CREATING A LEGACY
Originally part of the bigger Wyloo Station, in 2001 Evan and Robin Pensini established Cheela Plains as its own individual station with a vision to be industry leaders in sustainable and renewable pastoral practices. Through decades of hard work and diversification, Cheela Plains Station has evolved. Cattle are seasonally managed and remain an integral part of station life. Outback tourism is flourishing and growing every year. But at the heart of the Cheela Plains story is the Pensini family; dedicated to the custodianship and conservation of keeping the pastoral rangeland in excellent condition for future generations.
Evan was 12 when his parents bought Wyloo station and moved north from their family farm in Mogumber. He attended Guildford Grammar School as a boarder, leaving at the end of Year 10 and began working on the station at the young age of 15 in 1979. Mustering in those days was done by tracking which started at the far eastern end of the property, walking cattle along a long, dusty 130km back to the Wyloo homestead. This allowed Evan to gain an intimate knowledge in the lay of the land where he worked alongside indigenous workers employed on the station. Over time various other mustering aids and methods have been introduced such as radios, fixed wing aircraft and now helicopters along with the addition of better roads, more paddocks, cattle yards and water points making mustering much easier today. In 1987 Evan gained his fixed wing license and spent many hours aerial mustering Wyloo giving him an even greater perspective of the land and river systems.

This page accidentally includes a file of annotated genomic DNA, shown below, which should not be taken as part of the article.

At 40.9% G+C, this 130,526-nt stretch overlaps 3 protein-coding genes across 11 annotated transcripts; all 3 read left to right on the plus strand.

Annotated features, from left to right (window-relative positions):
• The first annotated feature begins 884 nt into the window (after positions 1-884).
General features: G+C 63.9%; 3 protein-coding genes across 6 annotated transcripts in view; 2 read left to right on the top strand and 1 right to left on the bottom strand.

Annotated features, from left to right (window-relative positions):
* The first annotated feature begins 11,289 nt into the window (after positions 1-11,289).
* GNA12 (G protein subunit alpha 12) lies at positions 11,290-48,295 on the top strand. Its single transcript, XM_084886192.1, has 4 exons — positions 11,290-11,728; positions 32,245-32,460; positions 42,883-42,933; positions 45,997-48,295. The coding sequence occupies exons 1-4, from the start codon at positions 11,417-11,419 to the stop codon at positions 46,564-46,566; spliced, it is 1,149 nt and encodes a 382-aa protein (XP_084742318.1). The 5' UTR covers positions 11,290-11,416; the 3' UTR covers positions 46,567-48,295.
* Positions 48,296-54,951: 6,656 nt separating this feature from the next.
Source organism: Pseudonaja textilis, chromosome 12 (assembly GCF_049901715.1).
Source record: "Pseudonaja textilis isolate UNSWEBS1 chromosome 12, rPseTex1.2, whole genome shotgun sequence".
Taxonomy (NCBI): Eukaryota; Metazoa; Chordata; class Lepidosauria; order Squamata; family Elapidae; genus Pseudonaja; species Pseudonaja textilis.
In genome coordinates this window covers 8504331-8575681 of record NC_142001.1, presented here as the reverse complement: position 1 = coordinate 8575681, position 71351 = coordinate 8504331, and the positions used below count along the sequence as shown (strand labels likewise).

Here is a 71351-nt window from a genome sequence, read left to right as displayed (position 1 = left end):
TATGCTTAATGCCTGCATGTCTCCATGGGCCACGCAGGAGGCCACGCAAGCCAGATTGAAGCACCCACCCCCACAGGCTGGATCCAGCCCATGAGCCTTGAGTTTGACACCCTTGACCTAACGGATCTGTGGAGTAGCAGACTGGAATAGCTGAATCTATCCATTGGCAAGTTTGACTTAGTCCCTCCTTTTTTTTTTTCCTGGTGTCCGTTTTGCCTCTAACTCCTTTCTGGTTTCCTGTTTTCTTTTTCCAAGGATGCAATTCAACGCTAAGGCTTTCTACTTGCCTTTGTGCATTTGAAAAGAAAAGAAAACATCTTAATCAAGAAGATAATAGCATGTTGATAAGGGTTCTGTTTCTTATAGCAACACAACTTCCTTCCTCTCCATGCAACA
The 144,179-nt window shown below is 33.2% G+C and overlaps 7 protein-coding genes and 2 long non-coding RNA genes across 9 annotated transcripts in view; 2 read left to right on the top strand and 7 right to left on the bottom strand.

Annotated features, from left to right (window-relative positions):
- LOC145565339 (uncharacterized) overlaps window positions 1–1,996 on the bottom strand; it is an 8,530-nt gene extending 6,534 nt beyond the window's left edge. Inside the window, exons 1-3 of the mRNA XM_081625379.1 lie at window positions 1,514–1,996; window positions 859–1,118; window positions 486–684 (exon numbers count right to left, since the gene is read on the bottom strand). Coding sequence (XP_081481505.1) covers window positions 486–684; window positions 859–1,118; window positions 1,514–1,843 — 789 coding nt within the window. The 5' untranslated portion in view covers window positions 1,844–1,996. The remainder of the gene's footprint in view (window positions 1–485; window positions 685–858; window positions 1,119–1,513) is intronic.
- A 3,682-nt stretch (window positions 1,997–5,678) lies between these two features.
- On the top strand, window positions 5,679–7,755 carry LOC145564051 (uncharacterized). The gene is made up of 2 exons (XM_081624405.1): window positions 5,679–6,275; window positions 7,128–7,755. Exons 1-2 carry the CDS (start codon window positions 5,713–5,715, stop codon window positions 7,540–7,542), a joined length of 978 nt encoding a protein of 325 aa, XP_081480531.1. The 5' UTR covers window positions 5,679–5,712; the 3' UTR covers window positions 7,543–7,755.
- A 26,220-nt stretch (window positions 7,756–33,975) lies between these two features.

It was in some of the 50ha holding paddocks, used exclusively only at mustering times when mobs of cattle would graze them for short periods, that Evan noticed there was a better grass recovery than the continually grazed open paddocks. This kickstarted Evan’s transition to a more formalized rotational grazing system. In 1998 Evan attended a Grazing For Profit course where he learned the principals of rest based grazing and soon set about implementing and developing those practices to improve paddock utilization and gain even greater stock control in order to control mate the herd. The first major change was developing a four-paddock rotation on the Cheela Plain in 1999.
Robin grew up on a Texas cattle ranch, that strongly resembles WA’s Southwest agricultural area, where she was very involved with helping out on the ranch. At the age of 12 she began competing in rodeos and went on to win the Texas High School Rodeo All Around Cowgirl and the National High School Rodeo Breakaway Roping Championship as a Year 12 in 1987. Robin’s love of the land, cattle and horses led her to study Animal Science at Texas A&M University where she completed a Bachelor’s degree in 1991. After finishing her degree, she took some time off and travelled to Australia to learn about and experience the beef industry in Western Australia. She organized work experience placements through Muresk Ag College in Northam and set off an adventure that would change her life. Wyloo Station, 180kms west of Paraburdoo was her first placement.
Following the rain, mustering came to a standstill which gave Evan time to concentrate on more romantic inclinations, and the rest is history. After finishing work experience Robin went back to Austin, Texas to start a career in beef promotion. Over the next 3 years she and Evan kept in touch through phone calls and letters until Evan travelled to Texas and proposed! The decision was made that Robin would move to Wyloo and live through a summer before deciding if she could manage the isolated station life prior to committing to marriage. Plans changed however and they we married on October 3, 1994 at Kings Park, just three months after moving to Wyloo.
This letter home explains Robin's first impressions of the station.
Family Life On Cheela
In 1996, Evan and Robin’s first bundle of joy turned out to be twins when Fraser and Gavin were born, and three years later in 1999, Lawson was born.
After nearly seven years of marriage, in 2001, Evan and Robin established Cheela Plains as its own station and continued the rest-based grazing management system that was started in 1998. There was no house to live in so they set up four sea containers with a roof over them to live in which over the years and several renovations later has turned into a beautiful family home that they are tremendously proud of which is fully air conditioned and powered by a hybrid solar/diesel generator system!